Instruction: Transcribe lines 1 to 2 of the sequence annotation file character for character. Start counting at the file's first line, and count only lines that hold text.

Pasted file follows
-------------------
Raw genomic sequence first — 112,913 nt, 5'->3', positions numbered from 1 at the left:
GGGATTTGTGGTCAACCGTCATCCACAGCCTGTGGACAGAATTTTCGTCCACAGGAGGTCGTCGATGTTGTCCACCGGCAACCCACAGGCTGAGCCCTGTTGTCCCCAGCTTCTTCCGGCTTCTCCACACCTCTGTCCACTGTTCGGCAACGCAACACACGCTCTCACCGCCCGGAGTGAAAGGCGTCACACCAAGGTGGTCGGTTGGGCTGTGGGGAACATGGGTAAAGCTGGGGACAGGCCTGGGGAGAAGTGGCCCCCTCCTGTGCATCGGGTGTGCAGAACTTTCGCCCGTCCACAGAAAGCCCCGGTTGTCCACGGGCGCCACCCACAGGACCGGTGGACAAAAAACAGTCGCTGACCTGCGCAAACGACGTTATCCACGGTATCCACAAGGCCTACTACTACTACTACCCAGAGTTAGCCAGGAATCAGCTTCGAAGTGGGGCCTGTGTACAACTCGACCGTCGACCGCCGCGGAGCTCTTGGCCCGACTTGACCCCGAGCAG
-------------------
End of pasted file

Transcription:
Raw genomic sequence first — 112,913 nt, 5'->3', positions numbered from 1 at the left:
GGGATTTGTGGTCAACCGTCATCCACAGCCTGTGGACAGAATTTTCGTCCACAGGAGGTCGTCGATGTTGTCCACCGGCAACCCACAGGCTGAGCCCTGTTGTCCCCAGCTTCTTCCGGCTTCTCCACACCTCTGTCCACTGTTCGGCAACGCAACACACGCTCTCACCGCCCGGAGTGAAAGGCGTCACACCAAGGTGGTCGGTTGGGCTGTGGGGAACATGGGTAAAGCTGGGGACAGGCCTGGGGAGAAGTGGCCCCCTCCTGTGCATCGGGTGTGCAGAACTTTCGCCCGTCCACAGAAAGCCCCGGTTGTCCACGGGCGCCACCCACAGGACCGGTGGACAAAAAACAGTCGCTGACCTGCGCAAACGACGTTATCCACGGTATCCACAAGGCCTACTACTACTACTACCCAGAGTTAGCCAGGAATCAGCTTCGAAGTGGGGCCTGTGTACAACTCGACCGTCGACCGCCGCGGAGCTCTTGGCCCGACTTGACCCCGAGCAG